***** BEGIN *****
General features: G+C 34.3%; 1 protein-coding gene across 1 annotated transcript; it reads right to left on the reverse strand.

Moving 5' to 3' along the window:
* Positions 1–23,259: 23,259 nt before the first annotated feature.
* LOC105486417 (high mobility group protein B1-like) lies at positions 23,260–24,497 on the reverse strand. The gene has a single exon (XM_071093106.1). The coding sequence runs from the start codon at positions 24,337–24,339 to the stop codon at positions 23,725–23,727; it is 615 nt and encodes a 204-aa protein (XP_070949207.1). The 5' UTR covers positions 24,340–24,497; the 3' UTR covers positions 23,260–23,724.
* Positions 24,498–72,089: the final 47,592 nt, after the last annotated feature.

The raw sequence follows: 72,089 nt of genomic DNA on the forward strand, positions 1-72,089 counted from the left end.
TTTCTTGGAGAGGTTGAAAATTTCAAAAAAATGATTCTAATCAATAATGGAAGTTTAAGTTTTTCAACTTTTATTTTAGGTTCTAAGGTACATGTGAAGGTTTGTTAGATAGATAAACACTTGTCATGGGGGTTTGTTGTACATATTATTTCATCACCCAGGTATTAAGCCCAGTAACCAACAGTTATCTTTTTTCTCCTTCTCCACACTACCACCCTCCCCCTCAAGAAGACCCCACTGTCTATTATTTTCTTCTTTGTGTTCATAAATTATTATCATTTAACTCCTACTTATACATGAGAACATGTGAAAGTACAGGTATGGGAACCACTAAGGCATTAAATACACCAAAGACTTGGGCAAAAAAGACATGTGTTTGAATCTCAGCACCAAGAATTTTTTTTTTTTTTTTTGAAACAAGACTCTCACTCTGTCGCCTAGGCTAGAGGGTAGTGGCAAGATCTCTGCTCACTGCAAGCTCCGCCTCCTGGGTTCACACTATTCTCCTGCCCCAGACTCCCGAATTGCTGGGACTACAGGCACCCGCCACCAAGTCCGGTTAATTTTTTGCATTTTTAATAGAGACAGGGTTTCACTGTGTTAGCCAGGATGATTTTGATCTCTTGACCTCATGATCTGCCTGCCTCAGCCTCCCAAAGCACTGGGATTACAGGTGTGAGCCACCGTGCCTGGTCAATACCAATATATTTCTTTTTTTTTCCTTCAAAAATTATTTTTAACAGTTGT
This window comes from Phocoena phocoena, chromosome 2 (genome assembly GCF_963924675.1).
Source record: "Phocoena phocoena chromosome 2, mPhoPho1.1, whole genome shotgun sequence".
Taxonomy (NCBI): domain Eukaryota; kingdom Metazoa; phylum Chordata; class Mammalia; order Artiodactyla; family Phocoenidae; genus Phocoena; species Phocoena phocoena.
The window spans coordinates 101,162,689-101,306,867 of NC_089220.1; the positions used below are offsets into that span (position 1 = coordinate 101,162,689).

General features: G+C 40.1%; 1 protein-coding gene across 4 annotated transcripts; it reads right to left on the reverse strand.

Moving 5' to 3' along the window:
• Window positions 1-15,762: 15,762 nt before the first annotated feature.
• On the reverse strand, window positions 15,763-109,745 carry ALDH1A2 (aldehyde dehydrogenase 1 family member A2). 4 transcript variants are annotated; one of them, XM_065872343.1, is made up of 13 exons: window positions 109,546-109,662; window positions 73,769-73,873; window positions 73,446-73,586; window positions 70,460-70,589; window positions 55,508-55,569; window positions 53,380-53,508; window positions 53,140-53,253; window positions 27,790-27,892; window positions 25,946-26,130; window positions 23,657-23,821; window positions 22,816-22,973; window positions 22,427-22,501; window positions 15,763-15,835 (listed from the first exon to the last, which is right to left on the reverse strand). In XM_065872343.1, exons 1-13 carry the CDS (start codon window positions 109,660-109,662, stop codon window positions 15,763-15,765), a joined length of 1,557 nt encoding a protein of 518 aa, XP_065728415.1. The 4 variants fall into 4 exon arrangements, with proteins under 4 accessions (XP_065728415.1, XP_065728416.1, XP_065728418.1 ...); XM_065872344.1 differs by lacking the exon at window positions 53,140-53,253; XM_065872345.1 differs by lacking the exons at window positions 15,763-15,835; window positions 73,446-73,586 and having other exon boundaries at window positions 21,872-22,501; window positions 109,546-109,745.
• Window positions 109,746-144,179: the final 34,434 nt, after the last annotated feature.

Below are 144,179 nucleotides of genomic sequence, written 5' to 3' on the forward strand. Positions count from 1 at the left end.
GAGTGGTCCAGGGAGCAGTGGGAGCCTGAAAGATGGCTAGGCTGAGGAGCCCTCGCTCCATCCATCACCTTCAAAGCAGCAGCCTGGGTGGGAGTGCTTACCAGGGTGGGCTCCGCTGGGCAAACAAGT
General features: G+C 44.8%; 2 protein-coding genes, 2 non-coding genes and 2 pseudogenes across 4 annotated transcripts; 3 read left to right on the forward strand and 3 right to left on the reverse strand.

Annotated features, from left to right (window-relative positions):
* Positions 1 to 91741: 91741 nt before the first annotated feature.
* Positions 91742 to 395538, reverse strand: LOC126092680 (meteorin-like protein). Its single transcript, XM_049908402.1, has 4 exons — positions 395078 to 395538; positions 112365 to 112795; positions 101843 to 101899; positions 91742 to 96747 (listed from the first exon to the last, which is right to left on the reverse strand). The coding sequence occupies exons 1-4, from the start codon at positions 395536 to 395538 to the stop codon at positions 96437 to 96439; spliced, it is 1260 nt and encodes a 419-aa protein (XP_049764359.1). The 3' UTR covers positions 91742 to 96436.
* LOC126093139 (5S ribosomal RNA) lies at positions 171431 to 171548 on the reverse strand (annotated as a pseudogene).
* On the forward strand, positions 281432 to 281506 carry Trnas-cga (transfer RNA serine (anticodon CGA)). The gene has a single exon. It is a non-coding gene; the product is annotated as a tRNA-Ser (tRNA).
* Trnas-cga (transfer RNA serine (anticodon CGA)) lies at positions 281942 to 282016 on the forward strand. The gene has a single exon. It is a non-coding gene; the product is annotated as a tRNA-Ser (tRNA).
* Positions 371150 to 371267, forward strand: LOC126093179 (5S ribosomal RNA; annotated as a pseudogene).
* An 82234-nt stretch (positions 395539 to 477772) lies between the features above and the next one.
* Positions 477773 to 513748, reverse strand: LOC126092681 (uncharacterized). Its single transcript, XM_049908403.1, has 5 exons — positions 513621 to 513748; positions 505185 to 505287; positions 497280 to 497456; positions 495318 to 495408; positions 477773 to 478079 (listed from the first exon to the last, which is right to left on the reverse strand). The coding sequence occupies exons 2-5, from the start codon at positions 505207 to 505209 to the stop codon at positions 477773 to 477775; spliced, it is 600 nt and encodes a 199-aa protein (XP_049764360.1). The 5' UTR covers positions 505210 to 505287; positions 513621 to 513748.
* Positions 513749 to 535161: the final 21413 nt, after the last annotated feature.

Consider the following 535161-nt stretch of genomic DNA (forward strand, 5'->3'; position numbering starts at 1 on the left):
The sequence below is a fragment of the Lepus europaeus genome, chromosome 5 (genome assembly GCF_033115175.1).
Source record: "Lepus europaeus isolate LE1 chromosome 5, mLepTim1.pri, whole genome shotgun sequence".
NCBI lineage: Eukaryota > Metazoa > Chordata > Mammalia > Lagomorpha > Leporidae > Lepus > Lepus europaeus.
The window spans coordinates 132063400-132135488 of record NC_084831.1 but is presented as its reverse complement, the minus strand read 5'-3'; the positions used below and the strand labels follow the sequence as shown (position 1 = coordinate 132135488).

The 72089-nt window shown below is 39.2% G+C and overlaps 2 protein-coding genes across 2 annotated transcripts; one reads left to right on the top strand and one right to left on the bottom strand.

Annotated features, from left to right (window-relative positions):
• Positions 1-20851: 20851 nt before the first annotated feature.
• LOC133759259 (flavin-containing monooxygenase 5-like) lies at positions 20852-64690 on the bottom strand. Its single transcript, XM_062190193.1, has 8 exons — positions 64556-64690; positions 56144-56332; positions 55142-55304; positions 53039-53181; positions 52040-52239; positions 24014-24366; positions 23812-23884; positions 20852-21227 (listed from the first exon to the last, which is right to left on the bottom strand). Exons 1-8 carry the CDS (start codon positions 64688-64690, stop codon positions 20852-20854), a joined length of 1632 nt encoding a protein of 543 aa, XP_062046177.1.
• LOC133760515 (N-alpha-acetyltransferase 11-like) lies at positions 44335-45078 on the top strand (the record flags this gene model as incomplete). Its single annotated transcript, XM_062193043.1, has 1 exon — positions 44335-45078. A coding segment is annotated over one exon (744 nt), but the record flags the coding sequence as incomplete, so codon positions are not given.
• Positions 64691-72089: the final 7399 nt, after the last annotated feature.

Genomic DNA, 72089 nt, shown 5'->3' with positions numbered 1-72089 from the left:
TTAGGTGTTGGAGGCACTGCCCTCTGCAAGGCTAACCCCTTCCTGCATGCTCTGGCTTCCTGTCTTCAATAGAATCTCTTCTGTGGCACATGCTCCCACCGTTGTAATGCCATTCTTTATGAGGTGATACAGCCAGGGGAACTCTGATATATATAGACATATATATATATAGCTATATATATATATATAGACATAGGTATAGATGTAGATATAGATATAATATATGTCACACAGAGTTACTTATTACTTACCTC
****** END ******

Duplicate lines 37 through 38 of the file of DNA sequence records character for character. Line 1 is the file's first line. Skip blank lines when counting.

• Positions 1-20851: 20851 nt before the first annotated feature.
• LOC133759259 (flavin-containing monooxygenase 5-like) lies at positions 20852-64690 on the bottom strand. Its single transcript, XM_062190193.1, has 8 exons — positions 64556-64690; positions 56144-56332; positions 55142-55304; positions 53039-53181; positions 52040-52239; positions 24014-24366; positions 23812-23884; positions 20852-21227 (listed from the first exon to the last, which is right to left on the bottom strand). Exons 1-8 carry the CDS (start codon positions 64688-64690, stop codon positions 20852-20854), a joined length of 1632 nt encoding a protein of 543 aa, XP_062046177.1.